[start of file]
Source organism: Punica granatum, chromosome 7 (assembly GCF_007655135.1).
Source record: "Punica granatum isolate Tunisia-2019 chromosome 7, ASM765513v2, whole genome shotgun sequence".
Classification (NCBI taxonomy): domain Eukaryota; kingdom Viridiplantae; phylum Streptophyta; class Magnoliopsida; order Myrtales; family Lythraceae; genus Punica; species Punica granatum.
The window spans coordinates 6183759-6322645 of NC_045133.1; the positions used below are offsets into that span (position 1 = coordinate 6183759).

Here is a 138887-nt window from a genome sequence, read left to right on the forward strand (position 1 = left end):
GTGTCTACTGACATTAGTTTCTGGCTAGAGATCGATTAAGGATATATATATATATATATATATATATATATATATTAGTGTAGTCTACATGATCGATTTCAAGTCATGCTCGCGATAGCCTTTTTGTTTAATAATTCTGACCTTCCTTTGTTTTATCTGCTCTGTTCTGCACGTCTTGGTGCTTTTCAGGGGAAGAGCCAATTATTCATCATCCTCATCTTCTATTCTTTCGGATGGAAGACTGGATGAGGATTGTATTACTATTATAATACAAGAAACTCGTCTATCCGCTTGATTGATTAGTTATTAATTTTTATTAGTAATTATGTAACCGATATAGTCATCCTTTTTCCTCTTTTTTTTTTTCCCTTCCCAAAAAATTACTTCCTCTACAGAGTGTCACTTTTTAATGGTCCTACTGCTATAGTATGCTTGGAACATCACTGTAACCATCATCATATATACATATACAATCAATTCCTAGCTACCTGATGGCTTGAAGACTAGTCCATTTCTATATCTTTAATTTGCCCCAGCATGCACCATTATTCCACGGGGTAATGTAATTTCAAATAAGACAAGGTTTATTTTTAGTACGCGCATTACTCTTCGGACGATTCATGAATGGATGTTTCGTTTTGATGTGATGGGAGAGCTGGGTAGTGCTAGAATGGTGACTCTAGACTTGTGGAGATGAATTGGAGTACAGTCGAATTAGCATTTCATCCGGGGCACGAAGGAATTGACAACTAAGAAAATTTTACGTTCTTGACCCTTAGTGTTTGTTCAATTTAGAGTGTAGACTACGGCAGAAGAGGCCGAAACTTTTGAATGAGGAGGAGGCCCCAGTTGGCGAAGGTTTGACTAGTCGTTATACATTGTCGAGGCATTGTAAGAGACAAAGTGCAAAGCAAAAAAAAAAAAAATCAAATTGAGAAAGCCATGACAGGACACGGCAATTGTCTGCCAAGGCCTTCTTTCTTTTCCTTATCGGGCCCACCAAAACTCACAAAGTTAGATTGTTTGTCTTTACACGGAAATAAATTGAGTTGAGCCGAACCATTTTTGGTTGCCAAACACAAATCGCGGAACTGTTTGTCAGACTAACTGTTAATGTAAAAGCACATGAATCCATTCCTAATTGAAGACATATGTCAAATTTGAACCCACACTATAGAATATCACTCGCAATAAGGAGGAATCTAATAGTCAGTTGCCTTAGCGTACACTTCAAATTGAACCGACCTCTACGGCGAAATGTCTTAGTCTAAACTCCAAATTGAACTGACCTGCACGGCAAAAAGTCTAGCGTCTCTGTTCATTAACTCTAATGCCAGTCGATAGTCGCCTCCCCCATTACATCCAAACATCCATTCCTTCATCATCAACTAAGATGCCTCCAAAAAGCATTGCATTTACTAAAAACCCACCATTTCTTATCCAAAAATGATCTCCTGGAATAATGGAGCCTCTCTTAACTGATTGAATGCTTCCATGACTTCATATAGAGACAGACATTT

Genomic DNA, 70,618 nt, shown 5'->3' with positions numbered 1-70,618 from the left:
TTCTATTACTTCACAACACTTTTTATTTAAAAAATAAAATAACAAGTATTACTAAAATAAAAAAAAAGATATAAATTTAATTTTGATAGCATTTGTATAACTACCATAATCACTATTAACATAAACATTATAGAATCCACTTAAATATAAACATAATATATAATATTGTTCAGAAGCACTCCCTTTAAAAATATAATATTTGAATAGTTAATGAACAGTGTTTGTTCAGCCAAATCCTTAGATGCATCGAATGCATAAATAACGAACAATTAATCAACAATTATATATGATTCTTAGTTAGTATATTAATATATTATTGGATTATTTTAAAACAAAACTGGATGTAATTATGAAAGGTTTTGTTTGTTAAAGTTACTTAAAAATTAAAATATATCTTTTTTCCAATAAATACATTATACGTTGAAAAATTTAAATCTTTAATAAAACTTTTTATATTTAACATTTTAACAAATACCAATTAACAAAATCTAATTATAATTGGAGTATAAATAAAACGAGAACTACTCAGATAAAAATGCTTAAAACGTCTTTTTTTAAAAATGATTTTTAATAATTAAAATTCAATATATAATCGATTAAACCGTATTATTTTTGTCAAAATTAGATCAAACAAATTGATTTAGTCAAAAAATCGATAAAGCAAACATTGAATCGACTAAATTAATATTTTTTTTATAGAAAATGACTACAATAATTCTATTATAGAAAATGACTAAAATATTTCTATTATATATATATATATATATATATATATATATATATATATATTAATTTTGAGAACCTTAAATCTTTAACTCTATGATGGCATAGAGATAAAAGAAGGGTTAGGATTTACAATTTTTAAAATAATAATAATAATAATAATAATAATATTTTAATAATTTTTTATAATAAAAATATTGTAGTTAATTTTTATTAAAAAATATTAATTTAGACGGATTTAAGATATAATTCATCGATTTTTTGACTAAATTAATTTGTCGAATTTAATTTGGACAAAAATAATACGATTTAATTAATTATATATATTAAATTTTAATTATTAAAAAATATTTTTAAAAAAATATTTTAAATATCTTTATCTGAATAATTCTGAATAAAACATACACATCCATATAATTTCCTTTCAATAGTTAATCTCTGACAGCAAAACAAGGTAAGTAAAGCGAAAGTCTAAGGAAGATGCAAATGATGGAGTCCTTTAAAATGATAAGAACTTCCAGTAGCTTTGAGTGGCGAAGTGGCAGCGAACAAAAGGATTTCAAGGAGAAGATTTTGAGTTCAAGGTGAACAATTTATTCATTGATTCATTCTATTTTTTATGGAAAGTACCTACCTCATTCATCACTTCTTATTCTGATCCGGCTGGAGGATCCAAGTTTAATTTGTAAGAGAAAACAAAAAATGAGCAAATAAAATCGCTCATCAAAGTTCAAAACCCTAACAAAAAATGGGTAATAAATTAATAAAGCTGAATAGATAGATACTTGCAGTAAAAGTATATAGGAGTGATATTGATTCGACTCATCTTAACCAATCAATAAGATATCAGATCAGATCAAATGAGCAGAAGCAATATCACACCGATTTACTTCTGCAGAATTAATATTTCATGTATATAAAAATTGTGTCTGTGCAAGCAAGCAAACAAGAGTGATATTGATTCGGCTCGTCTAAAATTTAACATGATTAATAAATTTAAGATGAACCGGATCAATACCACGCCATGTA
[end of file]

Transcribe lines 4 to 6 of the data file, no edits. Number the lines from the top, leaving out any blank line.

The window spans coordinates 6183759-6322645 of NC_045133.1; the positions used below are offsets into that span (position 1 = coordinate 6183759).

Here is a 138887-nt window from a genome sequence, read left to right on the forward strand (position 1 = left end):
GTGTCTACTGACATTAGTTTCTGGCTAGAGATCGATTAAGGATATATATATATATATATATATATATATATATATTAGTGTAGTCTACATGATCGATTTCAAGTCATGCTCGCGATAGCCTTTTTGTTTAATAATTCTGACCTTCCTTTGTTTTATCTGCTCTGTTCTGCACGTCTTGGTGCTTTTCAGGGGAAGAGCCAATTATTCATCATCCTCATCTTCTATTCTTTCGGATGGAAGACTGGATGAGGATTGTATTACTATTATAATACAAGAAACTCGTCTATCCGCTTGATTGATTAGTTATTAATTTTTATTAGTAATTATGTAACCGATATAGTCATCCTTTTTCCTCTTTTTTTTTTTCCCTTCCCAAAAAATTACTTCCTCTACAGAGTGTCACTTTTTAATGGTCCTACTGCTATAGTATGCTTGGAACATCACTGTAACCATCATCATATATACATATACAATCAATTCCTAGCTACCTGATGGCTTGAAGACTAGTCCATTTCTATATCTTTAATTTGCCCCAGCATGCACCATTATTCCACGGGGTAATGTAATTTCAAATAAGACAAGGTTTATTTTTAGTACGCGCATTACTCTTCGGACGATTCATGAATGGATGTTTCGTTTTGATGTGATGGGAGAGCTGGGTAGTGCTAGAATGGTGACTCTAGACTTGTGGAGATGAATTGGAGTACAGTCGAATTAGCATTTCATCCGGGGCACGAAGGAATTGACAACTAAGAAAATTTTACGTTCTTGACCCTTAGTGTTTGTTCAATTTAGAGTGTAGACTACGGCAGAAGAGGCCGAAACTTTTGAATGAGGAGGAGGCCCCAGTTGGCGAAGGTTTGACTAGTCGTTATACATTGTCGAGGCATTGTAAGAGACAAAGTGCAAAGCAAAAAAAAAAAAAATCAAATTGAGAAAGCCATGACAGGACACGGCAATTGTCTGCCAAGGCCTTCTTTCTTTTCCTTATCGGGCCCACCAAAACTCACAAAGTTAGATTGTTTGTCTTTACACGGAAATAAATTGAGTTGAGCCGAACCATTTTTGGTTGCCAAACACAAATCGCGGAACTGTTTGTCAGACTAACTGTTAATGTAAAAGCACATGAATCCATTCCTAATTGAAGACATATGTCAAATTTGAACCCACACTATAGAATATCACTCGCAATAAGGAGGAATCTAATAGTCAGTTGCCTTAGCGTACACTTCAAATTGAACCGACCTCTACGGCGAAATGTCTTAGTCTAAACTCCAAATTGAACTGACCTGCACGGCAAAAAGTCTAGCGTCTCTGTTCATTAACTCTAATGCCAGTCGATAGTCGCCTCCCCCATTACATCCAAACATCCATTCCTTCATCATCAACTAAGATGCCTCCAAAAAGCATTGCATTTACTAAAAACCCACCATTTCTTATCCAAAAATGATCTCCTGGAATAATGGAGCCTCTCTTAACTGATTGAATGCTTCCATGACTTCATATAGAGACAGACATTT